Furthermore, “[t]he signing of the undelivered deed, without *** showing that appellee fully understood what [it] was doing, cannot be held to be a ratification of the contract.” (Bruns, 266 Ill. at 216.) If facts exist to establish that the Trustee Bank fully understood that the documents it prepared were connected with the Prodromos-Poulos contract, these facts should have been pled.
For these reasons, we hold that the complaint did not allege a cause of action against the Trustee Bank.
Pródromos next contends that Poulos, who was sole beneficiary of the trust, can be compelled to perform on the land-sale contract even though he signed it as an “agent” of the Trustee Bank.
In Illinois, the beneficiary to a land trust may act in his own capacity and enter a contract for conveying trust property if he has the sole right to direct the trustee to convey title under the trust. (Seaberg v. American National Bank & Trust Co. (1976), 35 Ill. App. 3d 1065, 1069, 342 N.E.2d 751, citing Feinberg v. Great Atlantic & Pacific Tea Co. (1970), 131 Ill. App. 2d 1087, 1090-91, 266 N.E.2d 401; see also *1031 Paine/Wetzel, 174 Ill. App. 3d at 394.) Under these cases, however, “the decisive principle [is] as follows: The beneficiary of a conventional land trust, as used in Illinois, may under appropriate circumstances enter into a valid contract to convey title to the trust property. He may do so not as agent of the trustee but in his capacity of beneficiary ***.” Seaberg, 35 Ill. App. 3d at 1069, citing Feinberg, 131 Ill. App. 2d at 1087.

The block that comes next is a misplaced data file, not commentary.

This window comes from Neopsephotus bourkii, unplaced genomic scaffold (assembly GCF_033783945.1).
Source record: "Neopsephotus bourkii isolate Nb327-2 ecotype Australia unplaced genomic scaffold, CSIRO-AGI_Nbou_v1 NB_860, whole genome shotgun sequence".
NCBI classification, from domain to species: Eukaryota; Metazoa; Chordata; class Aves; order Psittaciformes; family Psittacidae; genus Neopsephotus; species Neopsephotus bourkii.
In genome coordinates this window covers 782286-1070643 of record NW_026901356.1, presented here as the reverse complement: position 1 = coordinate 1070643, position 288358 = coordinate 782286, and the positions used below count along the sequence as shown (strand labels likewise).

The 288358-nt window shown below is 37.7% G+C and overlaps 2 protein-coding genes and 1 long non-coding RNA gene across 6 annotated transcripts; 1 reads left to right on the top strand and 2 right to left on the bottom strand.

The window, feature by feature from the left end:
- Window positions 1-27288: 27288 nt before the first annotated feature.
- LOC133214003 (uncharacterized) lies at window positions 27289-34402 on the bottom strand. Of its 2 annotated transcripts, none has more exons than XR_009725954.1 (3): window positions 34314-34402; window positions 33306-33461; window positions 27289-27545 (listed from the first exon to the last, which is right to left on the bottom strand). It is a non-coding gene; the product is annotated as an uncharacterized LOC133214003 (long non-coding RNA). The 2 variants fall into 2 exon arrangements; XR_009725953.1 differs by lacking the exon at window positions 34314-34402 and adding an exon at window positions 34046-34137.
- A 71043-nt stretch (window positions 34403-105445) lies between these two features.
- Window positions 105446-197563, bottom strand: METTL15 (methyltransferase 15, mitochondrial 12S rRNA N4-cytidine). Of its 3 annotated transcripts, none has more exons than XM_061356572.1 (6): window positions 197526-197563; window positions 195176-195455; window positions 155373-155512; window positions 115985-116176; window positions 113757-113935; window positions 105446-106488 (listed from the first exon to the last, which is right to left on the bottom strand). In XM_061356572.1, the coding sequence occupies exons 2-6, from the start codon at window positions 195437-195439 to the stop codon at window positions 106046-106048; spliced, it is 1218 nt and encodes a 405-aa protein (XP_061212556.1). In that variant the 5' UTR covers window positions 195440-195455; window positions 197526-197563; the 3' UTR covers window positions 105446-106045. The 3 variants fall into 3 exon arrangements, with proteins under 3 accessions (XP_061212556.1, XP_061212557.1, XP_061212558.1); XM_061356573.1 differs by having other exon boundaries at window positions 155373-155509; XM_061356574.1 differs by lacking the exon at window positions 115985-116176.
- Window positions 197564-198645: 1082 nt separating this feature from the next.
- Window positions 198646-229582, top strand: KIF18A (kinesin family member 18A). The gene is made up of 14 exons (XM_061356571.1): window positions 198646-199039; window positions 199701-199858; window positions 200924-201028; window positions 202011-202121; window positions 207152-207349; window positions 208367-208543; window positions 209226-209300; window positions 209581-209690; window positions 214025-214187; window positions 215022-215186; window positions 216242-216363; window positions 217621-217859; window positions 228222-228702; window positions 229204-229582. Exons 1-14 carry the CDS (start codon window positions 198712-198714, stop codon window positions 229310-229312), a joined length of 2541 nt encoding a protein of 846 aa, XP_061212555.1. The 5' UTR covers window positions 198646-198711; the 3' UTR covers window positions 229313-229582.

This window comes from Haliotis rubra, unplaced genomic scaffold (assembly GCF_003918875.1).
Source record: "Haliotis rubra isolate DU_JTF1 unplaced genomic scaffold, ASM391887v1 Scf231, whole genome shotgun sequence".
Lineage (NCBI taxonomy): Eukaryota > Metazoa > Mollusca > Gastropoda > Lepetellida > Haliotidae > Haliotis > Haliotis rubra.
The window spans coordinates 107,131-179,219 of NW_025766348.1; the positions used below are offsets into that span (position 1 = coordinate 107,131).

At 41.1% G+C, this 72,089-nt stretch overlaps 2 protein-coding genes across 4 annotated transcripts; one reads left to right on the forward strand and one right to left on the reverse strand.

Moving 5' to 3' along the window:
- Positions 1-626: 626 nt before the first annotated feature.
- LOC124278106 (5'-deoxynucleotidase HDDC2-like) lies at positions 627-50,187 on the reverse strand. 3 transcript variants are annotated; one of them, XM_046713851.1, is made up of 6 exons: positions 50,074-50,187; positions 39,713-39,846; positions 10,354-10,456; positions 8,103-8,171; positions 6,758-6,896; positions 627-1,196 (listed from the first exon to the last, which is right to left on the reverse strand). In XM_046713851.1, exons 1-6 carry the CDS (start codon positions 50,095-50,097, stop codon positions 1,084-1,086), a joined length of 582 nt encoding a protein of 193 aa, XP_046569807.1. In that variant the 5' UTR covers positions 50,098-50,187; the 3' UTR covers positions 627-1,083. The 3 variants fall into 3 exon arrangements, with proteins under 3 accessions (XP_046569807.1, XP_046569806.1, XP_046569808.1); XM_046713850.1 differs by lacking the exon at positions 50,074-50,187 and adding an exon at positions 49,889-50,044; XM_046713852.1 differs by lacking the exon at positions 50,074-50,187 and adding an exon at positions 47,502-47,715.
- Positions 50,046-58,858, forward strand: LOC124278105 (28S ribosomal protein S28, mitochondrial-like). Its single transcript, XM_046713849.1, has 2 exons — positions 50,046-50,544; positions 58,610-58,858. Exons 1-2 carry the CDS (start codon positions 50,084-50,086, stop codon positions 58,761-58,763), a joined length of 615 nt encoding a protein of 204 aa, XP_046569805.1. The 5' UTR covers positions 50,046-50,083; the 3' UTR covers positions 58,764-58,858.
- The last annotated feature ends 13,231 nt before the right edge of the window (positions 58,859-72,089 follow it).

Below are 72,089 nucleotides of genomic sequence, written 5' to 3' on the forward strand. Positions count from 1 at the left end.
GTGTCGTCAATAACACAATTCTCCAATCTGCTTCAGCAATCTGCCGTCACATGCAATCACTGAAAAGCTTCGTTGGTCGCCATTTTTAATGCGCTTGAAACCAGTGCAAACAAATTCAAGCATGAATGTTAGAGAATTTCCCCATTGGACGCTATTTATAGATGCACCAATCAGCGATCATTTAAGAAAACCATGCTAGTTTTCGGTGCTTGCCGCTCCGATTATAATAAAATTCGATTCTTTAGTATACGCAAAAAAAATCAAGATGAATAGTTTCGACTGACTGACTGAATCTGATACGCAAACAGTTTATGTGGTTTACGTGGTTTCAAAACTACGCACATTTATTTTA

Prodromos cites Rizakos v. Kekos (1977), 56 Ill. App. 3d 404, 406-08, 371 N.E.2d 896, for the propositions that courts prefer contract enforcement rather than contract evasion and, therefore, will enforce a contract containing the language of conveyance and signed by the trust beneficiaries. In Rizakos, however, the buyer did not even know that a trust was involved and that the status of the signatories could become an issue. The court held that to deny specific enforcement of a contract under those circumstances “would not only allow the defendant-sellers to prejudice the plaintiff by permitting them to deny their true status as beneficiaries, but would also allow the defendants to have a unilateral option whereby they could choose to enforce or escape their obligation under this contract at their whim.” Rizakos, 56 Ill. App. 3d at 407.